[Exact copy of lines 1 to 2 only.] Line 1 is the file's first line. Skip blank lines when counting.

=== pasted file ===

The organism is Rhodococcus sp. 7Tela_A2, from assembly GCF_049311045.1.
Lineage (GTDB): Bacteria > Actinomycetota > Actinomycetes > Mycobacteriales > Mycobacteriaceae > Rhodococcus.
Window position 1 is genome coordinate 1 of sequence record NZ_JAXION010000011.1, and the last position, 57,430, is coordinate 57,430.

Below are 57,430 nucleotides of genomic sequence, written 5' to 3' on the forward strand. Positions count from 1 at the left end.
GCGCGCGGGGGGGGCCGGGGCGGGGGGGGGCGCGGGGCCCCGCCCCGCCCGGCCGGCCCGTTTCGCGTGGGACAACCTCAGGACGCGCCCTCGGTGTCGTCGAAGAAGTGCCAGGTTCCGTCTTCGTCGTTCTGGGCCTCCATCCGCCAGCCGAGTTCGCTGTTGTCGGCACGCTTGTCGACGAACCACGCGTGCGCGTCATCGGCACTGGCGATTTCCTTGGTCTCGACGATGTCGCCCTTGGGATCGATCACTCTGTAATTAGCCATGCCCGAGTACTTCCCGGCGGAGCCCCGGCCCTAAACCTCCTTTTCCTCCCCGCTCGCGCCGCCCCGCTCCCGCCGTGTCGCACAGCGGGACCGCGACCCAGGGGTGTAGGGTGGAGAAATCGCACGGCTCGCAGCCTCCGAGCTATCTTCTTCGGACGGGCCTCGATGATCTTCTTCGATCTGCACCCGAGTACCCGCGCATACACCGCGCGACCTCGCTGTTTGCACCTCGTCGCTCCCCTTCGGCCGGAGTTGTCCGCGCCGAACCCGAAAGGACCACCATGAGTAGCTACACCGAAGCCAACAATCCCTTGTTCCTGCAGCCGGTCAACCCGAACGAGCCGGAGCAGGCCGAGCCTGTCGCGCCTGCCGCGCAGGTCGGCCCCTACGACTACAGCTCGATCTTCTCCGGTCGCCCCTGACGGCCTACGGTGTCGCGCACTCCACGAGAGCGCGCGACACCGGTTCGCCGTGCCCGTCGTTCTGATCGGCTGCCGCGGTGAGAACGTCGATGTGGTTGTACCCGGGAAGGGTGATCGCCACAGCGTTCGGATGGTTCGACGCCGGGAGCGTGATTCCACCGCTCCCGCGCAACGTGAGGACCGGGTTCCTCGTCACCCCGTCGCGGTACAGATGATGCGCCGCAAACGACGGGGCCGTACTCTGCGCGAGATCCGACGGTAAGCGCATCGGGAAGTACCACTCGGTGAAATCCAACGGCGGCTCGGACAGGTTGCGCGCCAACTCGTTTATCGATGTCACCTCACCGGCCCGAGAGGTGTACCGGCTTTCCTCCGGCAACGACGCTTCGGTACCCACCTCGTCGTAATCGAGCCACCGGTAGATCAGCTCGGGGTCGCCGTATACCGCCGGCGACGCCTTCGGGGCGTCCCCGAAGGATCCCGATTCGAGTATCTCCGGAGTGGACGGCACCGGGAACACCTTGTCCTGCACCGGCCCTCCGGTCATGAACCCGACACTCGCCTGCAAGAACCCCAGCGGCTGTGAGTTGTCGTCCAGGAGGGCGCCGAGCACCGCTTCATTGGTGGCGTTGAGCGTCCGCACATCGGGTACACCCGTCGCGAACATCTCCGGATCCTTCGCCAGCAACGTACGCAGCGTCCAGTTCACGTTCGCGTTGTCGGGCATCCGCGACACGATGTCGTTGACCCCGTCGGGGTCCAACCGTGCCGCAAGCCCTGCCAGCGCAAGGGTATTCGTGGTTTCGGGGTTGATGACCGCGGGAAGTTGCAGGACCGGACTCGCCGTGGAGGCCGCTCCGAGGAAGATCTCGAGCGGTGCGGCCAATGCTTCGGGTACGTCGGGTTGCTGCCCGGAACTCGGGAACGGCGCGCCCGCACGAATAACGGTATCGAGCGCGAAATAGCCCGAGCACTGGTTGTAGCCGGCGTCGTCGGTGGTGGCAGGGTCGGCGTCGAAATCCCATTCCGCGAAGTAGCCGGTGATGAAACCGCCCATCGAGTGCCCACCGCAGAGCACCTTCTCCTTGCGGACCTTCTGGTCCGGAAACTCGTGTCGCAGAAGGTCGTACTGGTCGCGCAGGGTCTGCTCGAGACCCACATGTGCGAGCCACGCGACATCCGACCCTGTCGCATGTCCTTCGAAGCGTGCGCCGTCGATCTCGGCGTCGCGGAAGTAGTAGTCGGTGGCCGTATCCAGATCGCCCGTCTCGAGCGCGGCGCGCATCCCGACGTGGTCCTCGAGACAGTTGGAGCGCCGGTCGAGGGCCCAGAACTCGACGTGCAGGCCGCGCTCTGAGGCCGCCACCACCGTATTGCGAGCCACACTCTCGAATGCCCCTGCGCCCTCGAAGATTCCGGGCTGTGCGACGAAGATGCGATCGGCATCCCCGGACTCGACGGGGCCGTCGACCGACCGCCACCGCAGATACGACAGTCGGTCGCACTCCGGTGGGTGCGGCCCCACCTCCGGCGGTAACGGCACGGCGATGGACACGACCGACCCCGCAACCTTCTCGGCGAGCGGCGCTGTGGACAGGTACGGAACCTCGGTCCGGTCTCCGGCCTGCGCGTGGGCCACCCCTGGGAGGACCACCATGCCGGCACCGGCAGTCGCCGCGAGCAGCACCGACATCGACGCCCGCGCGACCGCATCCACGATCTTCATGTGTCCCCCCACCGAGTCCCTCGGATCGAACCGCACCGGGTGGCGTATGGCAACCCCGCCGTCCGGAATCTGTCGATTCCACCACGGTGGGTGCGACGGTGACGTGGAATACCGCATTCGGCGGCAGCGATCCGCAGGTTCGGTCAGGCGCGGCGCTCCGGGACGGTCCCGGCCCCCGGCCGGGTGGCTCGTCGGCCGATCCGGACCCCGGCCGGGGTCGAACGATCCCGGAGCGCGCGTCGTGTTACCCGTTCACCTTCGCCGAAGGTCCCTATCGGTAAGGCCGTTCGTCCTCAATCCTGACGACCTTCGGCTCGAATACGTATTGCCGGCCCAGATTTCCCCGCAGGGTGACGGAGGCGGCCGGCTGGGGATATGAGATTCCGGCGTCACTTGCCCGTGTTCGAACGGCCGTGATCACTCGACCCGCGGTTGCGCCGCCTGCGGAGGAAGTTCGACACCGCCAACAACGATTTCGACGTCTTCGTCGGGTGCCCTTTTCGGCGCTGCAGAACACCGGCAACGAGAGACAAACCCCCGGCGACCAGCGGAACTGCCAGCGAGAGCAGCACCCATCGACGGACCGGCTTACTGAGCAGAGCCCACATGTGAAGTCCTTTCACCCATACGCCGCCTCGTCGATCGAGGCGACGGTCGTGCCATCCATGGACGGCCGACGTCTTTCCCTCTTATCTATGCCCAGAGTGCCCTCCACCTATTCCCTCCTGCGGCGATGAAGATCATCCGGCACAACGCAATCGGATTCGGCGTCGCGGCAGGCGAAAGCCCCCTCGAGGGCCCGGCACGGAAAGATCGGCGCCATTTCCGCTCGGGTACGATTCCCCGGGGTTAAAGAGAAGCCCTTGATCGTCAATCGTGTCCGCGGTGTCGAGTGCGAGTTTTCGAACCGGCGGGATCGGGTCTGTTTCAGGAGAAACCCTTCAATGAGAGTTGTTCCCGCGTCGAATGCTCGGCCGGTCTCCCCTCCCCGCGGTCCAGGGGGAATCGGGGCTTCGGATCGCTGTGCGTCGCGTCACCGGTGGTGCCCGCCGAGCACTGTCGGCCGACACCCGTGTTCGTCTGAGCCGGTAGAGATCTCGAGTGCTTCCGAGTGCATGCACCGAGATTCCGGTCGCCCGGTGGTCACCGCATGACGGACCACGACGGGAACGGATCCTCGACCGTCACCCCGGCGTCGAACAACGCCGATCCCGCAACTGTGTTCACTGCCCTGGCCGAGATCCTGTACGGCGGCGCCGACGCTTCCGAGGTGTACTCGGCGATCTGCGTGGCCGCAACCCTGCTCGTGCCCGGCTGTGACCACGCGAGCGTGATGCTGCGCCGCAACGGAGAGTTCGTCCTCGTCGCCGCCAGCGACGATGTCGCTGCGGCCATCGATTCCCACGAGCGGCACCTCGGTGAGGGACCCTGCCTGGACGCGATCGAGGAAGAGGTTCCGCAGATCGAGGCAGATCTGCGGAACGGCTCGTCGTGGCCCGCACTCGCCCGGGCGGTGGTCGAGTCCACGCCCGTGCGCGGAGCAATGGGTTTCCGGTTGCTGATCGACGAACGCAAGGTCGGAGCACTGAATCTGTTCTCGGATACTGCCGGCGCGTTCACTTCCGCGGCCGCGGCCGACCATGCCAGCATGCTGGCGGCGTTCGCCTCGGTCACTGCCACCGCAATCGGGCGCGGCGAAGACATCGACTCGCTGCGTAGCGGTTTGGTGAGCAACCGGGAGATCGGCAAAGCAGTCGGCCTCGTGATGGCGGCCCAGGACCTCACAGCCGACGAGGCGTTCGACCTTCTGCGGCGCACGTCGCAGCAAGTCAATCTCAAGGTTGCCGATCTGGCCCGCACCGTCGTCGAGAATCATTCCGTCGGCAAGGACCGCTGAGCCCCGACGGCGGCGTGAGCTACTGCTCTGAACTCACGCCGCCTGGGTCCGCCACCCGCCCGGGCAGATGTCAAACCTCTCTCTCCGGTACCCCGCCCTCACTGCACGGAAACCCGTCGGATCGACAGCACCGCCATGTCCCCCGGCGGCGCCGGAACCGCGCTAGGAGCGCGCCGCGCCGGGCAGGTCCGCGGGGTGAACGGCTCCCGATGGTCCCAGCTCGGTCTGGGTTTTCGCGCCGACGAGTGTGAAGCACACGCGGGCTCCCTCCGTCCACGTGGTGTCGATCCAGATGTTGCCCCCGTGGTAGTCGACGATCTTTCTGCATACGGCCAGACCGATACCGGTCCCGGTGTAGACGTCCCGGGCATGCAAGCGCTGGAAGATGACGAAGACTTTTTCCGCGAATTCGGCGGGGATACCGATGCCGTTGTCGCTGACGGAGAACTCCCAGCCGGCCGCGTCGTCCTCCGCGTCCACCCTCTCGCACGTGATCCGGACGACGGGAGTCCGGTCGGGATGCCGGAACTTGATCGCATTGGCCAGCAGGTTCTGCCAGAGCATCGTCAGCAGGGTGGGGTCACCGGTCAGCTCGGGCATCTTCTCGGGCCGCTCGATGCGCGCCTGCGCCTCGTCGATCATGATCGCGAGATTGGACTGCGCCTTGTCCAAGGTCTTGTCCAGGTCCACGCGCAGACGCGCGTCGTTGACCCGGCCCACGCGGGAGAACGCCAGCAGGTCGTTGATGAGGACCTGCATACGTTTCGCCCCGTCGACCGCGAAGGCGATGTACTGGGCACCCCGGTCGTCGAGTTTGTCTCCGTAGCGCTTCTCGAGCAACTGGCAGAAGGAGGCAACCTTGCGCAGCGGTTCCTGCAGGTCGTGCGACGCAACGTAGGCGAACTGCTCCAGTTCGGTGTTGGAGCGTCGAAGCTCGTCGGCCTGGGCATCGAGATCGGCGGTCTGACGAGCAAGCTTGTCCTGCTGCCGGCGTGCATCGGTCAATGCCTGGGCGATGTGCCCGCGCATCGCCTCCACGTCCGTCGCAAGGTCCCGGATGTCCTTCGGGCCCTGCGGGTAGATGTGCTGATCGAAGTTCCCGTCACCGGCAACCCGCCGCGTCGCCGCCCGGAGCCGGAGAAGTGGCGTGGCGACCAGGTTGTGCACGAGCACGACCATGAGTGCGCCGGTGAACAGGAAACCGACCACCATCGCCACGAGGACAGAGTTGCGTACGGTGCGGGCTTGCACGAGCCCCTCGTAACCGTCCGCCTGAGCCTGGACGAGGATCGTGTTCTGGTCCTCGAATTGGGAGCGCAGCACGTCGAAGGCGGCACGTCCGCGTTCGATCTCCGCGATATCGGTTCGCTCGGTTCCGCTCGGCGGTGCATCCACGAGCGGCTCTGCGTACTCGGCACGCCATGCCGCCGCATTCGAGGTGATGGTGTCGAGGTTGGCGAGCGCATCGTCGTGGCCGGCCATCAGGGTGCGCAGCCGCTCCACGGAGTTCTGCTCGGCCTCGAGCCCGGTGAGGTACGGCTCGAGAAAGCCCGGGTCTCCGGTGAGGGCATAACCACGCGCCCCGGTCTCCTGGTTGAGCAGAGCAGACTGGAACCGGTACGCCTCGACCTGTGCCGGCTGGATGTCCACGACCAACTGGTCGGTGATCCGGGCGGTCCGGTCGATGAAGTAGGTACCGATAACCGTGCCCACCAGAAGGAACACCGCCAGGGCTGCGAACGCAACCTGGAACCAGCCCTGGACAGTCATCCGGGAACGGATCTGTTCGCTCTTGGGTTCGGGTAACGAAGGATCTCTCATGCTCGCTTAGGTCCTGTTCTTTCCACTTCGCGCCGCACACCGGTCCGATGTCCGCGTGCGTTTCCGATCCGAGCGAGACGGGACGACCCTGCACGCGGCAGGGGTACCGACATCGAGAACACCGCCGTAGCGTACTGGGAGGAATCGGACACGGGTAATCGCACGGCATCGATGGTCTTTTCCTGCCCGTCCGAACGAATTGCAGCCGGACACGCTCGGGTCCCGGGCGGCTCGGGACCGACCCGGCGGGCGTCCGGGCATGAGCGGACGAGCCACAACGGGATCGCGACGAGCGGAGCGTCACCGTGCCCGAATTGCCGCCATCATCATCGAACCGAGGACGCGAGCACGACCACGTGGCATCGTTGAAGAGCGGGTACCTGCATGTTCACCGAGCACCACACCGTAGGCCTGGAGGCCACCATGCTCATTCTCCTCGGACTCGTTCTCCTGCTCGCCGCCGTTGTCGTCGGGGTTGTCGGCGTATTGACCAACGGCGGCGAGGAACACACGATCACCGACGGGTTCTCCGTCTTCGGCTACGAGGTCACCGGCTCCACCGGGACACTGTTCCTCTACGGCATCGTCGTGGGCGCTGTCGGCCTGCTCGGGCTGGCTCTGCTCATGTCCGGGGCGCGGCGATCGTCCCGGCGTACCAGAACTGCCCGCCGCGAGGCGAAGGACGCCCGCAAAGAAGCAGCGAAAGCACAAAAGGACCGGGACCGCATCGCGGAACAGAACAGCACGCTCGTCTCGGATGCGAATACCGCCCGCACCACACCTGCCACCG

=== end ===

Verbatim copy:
The organism is Rhodococcus sp. 7Tela_A2, from assembly GCF_049311045.1.
Lineage (GTDB): Bacteria > Actinomycetota > Actinomycetes > Mycobacteriales > Mycobacteriaceae > Rhodococcus.